The Young Messiah: One-dimensional problem

Scenes showing Jesus working miracles are handled in a low-key way, but villains in this "imagined history" are over-the-top

The Young Messiah stars Sara Lazzaro as Mary and Adam Greaves-Neal as the boy Jesus. PHOTO: SHAW ORGANISATION



111 minutes/Opens tomorrow /2/5 stars

The story: In this imagined history of Jesus as a boy, he (Adam Greaves-Neal) is shown to be a boy unaware of his divine nature. His parents Joseph (Vincent Walsh) and Mary (Sara Lazzaro) have to deal with his questions.

If aliens landed here this Easter week, they would think that the deities being honoured were Batman and Superman, such is the saturation marketing.

But not every screen this week will feature men in lycra.

One of the few movies to squeak through - and, some would argue, the inspiration for much comic- book mythology - is this depiction of Jesus. More specifically, it is his sliver of life as a boy, based on the 2005 Anne Rice novel, Christ The Lord: Out Of Egypt.

It is called an "imagined history" because texts from the period are largely silent on the time between Jesus' birth and adulthood. You might say that novel and this movie are fan fiction because they do the same job - they exercise some - liberties to fill in blanks and make the lives of people from another time and culture relatable.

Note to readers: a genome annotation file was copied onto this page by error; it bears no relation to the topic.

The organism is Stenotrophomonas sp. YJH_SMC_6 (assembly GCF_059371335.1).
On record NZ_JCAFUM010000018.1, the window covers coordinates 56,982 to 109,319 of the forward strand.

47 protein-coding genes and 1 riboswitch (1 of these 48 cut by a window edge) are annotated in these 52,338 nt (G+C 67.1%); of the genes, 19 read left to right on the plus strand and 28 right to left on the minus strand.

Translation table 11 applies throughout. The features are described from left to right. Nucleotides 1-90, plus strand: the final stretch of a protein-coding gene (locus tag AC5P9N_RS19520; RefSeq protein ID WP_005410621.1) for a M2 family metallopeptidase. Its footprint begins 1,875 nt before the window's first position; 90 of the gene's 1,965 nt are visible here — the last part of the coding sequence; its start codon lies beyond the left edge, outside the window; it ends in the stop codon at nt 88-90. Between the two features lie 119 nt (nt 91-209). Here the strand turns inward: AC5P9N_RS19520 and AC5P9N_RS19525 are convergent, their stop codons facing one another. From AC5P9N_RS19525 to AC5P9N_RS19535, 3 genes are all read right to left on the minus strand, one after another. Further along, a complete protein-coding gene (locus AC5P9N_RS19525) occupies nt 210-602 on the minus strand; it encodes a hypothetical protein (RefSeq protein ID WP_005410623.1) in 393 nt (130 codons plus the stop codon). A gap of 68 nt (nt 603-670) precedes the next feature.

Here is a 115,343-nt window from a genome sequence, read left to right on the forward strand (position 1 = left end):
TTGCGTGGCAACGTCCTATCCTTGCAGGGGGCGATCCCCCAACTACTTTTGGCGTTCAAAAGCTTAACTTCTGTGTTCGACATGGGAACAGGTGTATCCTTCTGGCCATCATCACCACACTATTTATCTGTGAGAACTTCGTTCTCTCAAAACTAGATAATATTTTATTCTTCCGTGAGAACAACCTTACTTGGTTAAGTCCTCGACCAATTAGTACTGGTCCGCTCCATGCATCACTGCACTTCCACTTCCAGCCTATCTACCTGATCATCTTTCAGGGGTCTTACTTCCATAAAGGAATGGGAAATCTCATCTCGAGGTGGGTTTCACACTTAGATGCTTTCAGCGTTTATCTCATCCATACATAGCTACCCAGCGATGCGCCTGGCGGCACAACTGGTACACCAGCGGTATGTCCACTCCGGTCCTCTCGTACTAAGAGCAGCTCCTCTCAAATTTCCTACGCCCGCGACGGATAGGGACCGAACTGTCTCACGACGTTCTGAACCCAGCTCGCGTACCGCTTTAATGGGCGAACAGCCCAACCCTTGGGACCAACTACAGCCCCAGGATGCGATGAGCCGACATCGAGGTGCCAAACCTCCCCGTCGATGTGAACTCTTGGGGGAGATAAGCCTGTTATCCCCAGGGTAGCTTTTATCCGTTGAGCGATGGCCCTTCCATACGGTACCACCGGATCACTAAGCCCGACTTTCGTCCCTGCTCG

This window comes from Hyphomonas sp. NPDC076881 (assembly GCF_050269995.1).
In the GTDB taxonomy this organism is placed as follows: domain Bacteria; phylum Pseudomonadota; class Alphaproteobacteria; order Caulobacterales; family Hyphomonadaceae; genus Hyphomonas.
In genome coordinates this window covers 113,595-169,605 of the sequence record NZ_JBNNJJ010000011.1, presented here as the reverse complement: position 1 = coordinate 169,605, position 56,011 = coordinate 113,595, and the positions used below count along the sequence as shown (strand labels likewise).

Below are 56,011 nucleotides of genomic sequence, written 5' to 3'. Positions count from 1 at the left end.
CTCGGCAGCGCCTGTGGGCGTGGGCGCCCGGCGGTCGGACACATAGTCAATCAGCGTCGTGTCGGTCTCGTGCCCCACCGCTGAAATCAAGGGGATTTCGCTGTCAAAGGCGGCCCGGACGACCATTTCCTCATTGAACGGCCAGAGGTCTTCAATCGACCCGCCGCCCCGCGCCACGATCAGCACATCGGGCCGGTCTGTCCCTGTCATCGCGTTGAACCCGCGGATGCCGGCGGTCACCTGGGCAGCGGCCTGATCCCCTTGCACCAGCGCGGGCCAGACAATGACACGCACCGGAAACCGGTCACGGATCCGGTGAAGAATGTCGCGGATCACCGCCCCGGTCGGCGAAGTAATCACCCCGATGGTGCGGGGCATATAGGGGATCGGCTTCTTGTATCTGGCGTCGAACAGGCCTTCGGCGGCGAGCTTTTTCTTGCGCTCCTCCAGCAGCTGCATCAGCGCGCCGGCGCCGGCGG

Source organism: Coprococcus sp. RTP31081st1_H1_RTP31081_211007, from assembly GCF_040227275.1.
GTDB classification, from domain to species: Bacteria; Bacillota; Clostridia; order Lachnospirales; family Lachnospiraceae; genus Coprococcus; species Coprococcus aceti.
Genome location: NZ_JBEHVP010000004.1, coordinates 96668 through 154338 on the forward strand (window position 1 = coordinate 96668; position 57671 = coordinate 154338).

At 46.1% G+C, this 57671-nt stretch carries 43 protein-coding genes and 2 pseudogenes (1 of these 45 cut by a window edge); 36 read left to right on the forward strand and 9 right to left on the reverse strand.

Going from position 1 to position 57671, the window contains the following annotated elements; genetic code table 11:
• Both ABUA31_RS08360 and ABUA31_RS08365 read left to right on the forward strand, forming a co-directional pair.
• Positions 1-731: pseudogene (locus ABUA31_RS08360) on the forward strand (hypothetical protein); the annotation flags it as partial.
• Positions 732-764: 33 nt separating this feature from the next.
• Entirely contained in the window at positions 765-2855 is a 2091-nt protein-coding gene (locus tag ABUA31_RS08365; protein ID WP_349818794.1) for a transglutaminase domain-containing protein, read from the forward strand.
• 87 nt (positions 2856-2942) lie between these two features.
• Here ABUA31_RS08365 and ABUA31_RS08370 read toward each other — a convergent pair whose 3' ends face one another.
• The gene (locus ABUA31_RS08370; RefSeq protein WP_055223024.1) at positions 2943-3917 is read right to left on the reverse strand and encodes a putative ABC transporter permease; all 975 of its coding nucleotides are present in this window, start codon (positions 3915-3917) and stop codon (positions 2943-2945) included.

The engine that drives the narrative is the mystery of Jesus' being. The boy (Greaves-Neal) has powers that fill the people around him with awe and fear, but he himself has no idea how he can be so special as he is just the son of a carpenter, Joseph (Walsh), and Mary (Lazzaro).

It is one of the oldest premises in the movies, indeed of all story- telling - a child comes of age, proving by his works of wonder that he is the fulfilment of an ancient prophecy.

As tropes go, it is not new, but it has the potential to be interesting, if explored with a sense of adventure. That quality is nowhere in the script or dialogue.

Scenes that show Jesus working miracles are handled in such a low- key way by director Cyrus Now- rasteh (The Stoning Of Soraya M., 2008) that it feels as if the helmer is afraid of the material.

That restraint is horribly at odds with the scenes featuring the villains - the Romans (personified in the character of soldier Sean Bean), the Jewish king, Herod (Jonathan Bailey) as well as a demon (Rory Keenan).

Their bits are Jesus Christ Superstar-level over-the-top.

The mascara-ed demon slinks and purrs like a street magician filming a television special; Herod is pouty and elegantly wasted, glam rock-style; and the Romans are Nazi bullies from a low-budget war movie.

This indie production is driven by religious faith. There is nothing wrong with that; great art can come from great faith.

The problem here is not its one- sidedness, but its one-dimensionality.

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A version of this article appeared in the print edition of The Straits Times on March 23, 2016, with the headline The Young Messiah: One-dimensional problem. Subscribe